The traditional Vedic religion was a communal one, well adapted to small-scale tribal societies but less so to the larger, more complex ones that were emerging in ancient India at this period of history. A growing number of merchants, officials and other urban-base people began looking for a more personal religious experience, one which would speak to their individual need for salvation. Moreover, by the 6th century BCE the old religion had become characterised by a high degree of ceremonial. This gave a dominant place to the priests of the Brahmin caste, and some leading members of the evolving society were uncomfortable and felt the need to challenge the Brahmins’ monopoly over spiritual matters.
These tensions had a profoundly creative impact on the religious life of ancient India by producing two new religions, Jainism and Buddhism. Jainism was founded by Mahariva (“The Great Hero”, lived c. 540-468 BCE). He emphasised an aspect already present in early Hinduism, non-violence to all living things. The Jains also promoted the renunciation of worldly desires and an ascetic way of life, sometimes to the point of self-torture.
Buddhism was founded by Gautama Siddharta, the Buddha (“The Enlightened One”, lived c. 565 to 485 BCE). He came to believe that extreme asceticism was not a fruitful basis for a spiritual life. However, like Jains, Buddhists believed that the release from worldly desires was the way to salvation. In daily life, Buddhists emphasised the importance of ethical behaviour.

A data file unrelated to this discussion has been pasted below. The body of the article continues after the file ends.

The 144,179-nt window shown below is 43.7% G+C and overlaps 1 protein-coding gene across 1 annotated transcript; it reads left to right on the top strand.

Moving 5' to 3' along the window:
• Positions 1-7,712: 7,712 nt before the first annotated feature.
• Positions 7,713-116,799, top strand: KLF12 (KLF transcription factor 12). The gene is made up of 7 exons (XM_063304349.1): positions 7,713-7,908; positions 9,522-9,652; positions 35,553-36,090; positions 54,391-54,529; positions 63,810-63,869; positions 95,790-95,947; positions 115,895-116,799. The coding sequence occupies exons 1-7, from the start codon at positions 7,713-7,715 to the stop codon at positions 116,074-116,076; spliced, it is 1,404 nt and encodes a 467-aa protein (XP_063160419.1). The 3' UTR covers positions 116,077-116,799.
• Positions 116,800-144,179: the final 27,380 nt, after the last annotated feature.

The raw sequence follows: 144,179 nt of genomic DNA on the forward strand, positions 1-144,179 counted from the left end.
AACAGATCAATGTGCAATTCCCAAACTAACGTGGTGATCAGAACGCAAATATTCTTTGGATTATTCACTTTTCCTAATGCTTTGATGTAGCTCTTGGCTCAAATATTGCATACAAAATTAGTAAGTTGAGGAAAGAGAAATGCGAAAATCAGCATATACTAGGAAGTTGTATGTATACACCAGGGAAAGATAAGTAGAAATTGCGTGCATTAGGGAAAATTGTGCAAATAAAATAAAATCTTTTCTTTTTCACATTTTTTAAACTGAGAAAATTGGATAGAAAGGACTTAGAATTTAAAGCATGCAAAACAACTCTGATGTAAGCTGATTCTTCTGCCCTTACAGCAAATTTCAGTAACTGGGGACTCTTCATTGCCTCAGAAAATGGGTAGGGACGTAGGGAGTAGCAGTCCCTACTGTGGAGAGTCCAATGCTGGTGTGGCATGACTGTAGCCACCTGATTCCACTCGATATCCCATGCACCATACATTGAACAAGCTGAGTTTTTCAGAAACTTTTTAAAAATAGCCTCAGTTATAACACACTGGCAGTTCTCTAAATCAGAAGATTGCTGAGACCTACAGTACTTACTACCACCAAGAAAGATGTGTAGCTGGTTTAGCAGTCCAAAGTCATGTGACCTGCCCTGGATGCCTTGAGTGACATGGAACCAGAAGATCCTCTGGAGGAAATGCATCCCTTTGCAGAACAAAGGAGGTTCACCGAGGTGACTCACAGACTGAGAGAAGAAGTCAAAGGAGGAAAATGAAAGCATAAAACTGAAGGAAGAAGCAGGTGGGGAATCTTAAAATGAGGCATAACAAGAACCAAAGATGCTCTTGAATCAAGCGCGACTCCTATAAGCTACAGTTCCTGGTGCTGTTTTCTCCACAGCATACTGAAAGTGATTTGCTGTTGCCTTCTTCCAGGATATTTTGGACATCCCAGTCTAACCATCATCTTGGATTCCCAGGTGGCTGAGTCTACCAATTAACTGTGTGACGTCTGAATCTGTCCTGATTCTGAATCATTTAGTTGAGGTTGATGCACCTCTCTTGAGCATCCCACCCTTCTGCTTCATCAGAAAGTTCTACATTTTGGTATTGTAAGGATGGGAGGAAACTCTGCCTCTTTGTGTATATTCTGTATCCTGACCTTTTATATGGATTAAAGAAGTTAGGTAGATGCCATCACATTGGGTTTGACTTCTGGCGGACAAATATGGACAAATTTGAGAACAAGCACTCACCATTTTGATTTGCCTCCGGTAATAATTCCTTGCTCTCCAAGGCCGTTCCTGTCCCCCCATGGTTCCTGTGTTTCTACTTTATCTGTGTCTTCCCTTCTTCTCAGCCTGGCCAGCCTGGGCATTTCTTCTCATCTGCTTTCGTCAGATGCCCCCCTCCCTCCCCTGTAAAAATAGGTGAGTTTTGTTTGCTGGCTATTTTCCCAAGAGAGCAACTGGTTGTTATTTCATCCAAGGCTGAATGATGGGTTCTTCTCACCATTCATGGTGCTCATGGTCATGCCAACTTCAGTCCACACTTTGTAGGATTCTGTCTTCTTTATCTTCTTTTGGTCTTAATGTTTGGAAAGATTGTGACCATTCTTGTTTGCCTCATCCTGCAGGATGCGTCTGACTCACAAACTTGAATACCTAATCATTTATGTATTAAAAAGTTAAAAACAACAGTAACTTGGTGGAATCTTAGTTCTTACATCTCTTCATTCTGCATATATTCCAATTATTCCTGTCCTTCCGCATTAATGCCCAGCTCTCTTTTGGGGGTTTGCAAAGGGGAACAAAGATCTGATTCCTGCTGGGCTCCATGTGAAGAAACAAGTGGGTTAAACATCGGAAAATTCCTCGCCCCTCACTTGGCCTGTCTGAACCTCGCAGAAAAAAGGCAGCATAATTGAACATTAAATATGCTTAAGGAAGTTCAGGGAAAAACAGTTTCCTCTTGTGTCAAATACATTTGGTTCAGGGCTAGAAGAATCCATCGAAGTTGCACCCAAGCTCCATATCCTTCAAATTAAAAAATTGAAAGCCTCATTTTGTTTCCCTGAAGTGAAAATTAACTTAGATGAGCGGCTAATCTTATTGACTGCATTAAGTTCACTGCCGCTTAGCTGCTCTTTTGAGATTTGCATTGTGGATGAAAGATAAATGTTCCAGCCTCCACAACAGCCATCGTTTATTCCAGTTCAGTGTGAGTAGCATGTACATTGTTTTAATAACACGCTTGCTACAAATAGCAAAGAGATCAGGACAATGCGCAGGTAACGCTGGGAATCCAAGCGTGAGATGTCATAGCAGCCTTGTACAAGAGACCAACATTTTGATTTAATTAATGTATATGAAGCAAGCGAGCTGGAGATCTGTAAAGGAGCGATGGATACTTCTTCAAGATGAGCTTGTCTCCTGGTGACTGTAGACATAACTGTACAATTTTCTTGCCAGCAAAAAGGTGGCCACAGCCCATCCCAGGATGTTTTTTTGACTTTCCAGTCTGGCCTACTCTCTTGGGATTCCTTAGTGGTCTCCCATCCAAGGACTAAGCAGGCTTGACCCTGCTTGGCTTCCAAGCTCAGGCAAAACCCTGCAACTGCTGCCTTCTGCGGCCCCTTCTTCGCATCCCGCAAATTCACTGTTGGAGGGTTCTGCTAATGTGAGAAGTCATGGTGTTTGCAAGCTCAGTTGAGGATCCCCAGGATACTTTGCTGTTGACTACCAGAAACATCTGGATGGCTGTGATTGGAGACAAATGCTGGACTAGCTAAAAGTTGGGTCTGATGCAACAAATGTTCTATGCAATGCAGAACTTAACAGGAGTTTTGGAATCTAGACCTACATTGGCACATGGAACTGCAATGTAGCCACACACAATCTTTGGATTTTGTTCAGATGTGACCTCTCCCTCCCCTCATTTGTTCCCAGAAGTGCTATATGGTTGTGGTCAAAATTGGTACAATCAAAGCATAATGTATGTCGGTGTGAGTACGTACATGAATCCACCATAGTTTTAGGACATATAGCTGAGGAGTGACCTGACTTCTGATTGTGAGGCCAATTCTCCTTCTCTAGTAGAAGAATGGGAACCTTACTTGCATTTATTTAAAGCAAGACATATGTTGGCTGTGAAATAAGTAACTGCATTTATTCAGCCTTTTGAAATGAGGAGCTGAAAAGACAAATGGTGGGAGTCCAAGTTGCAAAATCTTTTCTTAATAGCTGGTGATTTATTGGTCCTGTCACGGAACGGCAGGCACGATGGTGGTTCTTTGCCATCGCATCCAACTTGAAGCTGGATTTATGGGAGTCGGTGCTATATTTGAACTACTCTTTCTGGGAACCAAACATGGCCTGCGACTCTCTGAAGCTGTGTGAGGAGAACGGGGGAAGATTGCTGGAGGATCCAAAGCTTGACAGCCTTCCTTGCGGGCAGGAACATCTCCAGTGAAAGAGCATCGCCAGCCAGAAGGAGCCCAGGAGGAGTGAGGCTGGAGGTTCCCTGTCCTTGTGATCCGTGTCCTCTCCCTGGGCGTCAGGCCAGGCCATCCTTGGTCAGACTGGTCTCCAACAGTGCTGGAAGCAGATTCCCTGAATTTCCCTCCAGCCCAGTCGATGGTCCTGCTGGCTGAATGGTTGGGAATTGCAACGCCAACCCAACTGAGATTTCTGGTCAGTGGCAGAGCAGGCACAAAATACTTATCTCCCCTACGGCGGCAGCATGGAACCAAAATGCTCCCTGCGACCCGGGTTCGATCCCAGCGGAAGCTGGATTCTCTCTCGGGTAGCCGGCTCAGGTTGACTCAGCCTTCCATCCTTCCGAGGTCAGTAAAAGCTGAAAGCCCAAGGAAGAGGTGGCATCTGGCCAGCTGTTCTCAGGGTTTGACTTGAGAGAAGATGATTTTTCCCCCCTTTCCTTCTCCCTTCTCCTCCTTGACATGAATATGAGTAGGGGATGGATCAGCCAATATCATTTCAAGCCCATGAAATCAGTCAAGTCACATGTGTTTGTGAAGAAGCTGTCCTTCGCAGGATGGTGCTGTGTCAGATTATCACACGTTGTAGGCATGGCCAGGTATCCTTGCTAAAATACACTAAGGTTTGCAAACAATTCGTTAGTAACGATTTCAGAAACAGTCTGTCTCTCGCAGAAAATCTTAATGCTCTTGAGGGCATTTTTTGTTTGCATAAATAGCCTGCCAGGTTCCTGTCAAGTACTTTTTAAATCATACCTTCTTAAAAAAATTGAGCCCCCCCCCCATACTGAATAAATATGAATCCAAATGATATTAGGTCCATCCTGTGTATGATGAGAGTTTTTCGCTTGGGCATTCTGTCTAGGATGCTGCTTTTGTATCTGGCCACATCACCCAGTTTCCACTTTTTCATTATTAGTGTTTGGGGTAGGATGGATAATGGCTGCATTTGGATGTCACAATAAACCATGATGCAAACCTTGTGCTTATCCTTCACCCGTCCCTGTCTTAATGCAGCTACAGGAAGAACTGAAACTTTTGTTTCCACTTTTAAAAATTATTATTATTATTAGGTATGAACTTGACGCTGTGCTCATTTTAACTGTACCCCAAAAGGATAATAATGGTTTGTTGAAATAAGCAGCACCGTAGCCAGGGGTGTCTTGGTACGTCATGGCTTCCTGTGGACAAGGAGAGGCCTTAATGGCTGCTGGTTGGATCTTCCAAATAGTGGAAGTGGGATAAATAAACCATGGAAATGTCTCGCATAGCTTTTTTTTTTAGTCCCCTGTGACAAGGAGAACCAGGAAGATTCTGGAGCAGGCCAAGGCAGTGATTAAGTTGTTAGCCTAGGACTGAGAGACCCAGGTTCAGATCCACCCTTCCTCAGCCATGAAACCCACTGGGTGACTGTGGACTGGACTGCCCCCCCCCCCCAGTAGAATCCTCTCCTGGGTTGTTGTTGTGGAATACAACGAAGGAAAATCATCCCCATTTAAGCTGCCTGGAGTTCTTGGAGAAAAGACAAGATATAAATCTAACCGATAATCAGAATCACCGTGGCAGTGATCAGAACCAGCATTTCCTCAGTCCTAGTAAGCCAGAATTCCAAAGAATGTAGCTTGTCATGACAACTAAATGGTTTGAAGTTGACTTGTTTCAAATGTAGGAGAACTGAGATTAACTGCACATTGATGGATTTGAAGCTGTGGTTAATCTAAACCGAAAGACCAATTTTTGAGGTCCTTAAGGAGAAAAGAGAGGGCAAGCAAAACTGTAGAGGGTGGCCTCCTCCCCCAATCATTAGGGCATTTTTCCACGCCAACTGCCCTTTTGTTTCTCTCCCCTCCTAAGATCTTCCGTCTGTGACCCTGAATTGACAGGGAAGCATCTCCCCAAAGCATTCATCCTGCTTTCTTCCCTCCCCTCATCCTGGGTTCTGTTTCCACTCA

Painting of the Buddha (“The Englightened One”)
The emergence of a religious culture in which Hinduism, Jainism and Buddhism emerged as three distinct religions was a development of great importance in world history. Jainism remained a minority religion, practised only in India and never numbering more than a million or so adherents (mainly in urban, merchant communities). Hinduism also remained (until modern times) confined to the sub-continent, and is the dominant faith of a billion Indians today. Buddhism, meanwhile, has spread far and wide outside South Asia. In the course of India’s history it would cease to be a widely-practised faith within India itself, but would have a deep impact upon societies in China, Japan, Korea, Tibet and South East Asia. It is now spreading fast amongst peoples in the West, where by some counts it is the fastest growing religion.
The fact that billions of people today practice religions which had their origin in ancient India is not the only significance of this period of Indian civilization. The interaction between three rival but closely related faiths produced a rich and tolerant dialogue between them. Competing speculations about both religious and (what we would call) scientific issues were freely pursued.
In time, several centuries after the close of this formative period of Indian civilization, this lively intellectual culture would produce crucially important advances in human thought. For the history of the world at large, the discoveries of mathematical concepts such as zero and decimal places would, when they spread to the Middle East and then Europe, have the most dramatic impact on scientific and technological progress.